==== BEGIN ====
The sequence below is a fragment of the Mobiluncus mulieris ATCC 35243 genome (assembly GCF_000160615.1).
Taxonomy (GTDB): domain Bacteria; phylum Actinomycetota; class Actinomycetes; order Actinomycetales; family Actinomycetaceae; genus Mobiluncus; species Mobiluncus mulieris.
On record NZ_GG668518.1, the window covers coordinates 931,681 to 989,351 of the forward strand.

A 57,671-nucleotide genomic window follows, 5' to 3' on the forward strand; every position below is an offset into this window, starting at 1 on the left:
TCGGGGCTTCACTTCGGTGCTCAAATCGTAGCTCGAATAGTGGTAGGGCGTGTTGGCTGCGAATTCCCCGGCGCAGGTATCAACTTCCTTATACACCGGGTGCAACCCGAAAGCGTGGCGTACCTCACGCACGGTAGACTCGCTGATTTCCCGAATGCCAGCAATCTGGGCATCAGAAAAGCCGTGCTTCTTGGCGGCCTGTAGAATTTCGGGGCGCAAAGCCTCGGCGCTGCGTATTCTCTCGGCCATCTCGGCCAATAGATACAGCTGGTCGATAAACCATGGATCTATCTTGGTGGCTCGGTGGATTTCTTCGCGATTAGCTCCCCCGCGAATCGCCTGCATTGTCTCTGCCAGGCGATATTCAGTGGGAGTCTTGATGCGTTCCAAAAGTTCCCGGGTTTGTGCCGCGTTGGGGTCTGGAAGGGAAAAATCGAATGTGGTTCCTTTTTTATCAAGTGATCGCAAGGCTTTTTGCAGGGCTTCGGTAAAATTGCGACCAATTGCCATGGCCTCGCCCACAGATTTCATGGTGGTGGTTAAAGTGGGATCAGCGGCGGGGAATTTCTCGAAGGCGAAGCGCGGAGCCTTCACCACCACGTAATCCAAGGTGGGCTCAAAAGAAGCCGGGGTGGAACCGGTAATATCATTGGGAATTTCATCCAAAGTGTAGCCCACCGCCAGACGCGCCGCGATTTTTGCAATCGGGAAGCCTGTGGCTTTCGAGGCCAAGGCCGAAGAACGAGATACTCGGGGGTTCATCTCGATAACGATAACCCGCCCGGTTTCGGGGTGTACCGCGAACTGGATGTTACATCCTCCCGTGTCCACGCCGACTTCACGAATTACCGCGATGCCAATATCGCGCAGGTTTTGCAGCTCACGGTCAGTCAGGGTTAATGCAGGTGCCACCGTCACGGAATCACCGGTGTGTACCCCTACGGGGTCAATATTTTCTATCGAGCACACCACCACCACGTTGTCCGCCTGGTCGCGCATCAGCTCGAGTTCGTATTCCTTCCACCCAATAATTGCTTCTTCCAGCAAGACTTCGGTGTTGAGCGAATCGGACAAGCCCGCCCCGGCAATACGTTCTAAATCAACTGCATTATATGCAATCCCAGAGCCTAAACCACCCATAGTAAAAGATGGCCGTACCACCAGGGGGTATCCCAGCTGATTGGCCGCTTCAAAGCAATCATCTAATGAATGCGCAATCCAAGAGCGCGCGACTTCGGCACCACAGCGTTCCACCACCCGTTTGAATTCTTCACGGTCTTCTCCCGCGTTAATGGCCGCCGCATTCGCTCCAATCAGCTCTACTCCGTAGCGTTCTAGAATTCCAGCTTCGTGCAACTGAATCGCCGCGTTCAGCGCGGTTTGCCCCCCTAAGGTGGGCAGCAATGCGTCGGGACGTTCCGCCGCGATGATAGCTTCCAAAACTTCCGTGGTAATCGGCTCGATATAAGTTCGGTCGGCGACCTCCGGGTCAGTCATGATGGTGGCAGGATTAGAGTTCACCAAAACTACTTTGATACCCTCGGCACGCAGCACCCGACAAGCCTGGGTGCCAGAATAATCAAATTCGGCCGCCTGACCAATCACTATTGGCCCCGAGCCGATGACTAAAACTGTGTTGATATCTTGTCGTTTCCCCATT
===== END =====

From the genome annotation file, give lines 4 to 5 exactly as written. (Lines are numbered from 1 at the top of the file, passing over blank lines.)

A 57,671-nucleotide genomic window follows, 5' to 3' on the forward strand; every position below is an offset into this window, starting at 1 on the left:
TCGGGGCTTCACTTCGGTGCTCAAATCGTAGCTCGAATAGTGGTAGGGCGTGTTGGCTGCGAATTCCCCGGCGCAGGTATCAACTTCCTTATACACCGGGTGCAACCCGAAAGCGTGGCGTACCTCACGCACGGTAGACTCGCTGATTTCCCGAATGCCAGCAATCTGGGCATCAGAAAAGCCGTGCTTCTTGGCGGCCTGTAGAATTTCGGGGCGCAAAGCCTCGGCGCTGCGTATTCTCTCGGCCATCTCGGCCAATAGATACAGCTGGTCGATAAACCATGGATCTATCTTGGTGGCTCGGTGGATTTCTTCGCGATTAGCTCCCCCGCGAATCGCCTGCATTGTCTCTGCCAGGCGATATTCAGTGGGAGTCTTGATGCGTTCCAAAAGTTCCCGGGTTTGTGCCGCGTTGGGGTCTGGAAGGGAAAAATCGAATGTGGTTCCTTTTTTATCAAGTGATCGCAAGGCTTTTTGCAGGGCTTCGGTAAAATTGCGACCAATTGCCATGGCCTCGCCCACAGATTTCATGGTGGTGGTTAAAGTGGGATCAGCGGCGGGGAATTTCTCGAAGGCGAAGCGCGGAGCCTTCACCACCACGTAATCCAAGGTGGGCTCAAAAGAAGCCGGGGTGGAACCGGTAATATCATTGGGAATTTCATCCAAAGTGTAGCCCACCGCCAGACGCGCCGCGATTTTTGCAATCGGGAAGCCTGTGGCTTTCGAGGCCAAGGCCGAAGAACGAGATACTCGGGGGTTCATCTCGATAACGATAACCCGCCCGGTTTCGGGGTGTACCGCGAACTGGATGTTACATCCTCCCGTGTCCACGCCGACTTCACGAATTACCGCGATGCCAATATCGCGCAGGTTTTGCAGCTCACGGTCAGTCAGGGTTAATGCAGGTGCCACCGTCACGGAATCACCGGTGTGTACCCCTACGGGGTCAATATTTTCTATCGAGCACACCACCACCACGTTGTCCGCCTGGTCGCGCATCAGCTCGAGTTCGTATTCCTTCCACCCAATAATTGCTTCTTCCAGCAAGACTTCGGTGTTGAGCGAATCGGACAAGCCCGCCCCGGCAATACGTTCTAAATCAACTGCATTATATGCAATCCCAGAGCCTAAACCACCCATAGTAAAAGATGGCCGTACCACCAGGGGGTATCCCAGCTGATTGGCCGCTTCAAAGCAATCATCTAATGAATGCGCAATCCAAGAGCGCGCGACTTCGGCACCACAGCGTTCCACCACCCGTTTGAATTCTTCACGGTCTTCTCCCGCGTTAATGGCCGCCGCATTCGCTCCAATCAGCTCTACTCCGTAGCGTTCTAGAATTCCAGCTTCGTGCAACTGAATCGCCGCGTTCAGCGCGGTTTGCCCCCCTAAGGTGGGCAGCAATGCGTCGGGACGTTCCGCCGCGATGATAGCTTCCAAAACTTCCGTGGTAATCGGCTCGATATAAGTTCGGTCGGCGACCTCCGGGTCAGTCATGATGGTGGCAGGATTAGAGTTCACCAAAACTACTTTGATACCCTCGGCACGCAGCACCCGACAAGCCTGGGTGCCAGAATAATCAAATTCGGCCGCCTGACCAATCACTATTGGCCCCGAGCCGATGACTAAAACTGTGTTGATATCTTGTCGTTTCCCCATT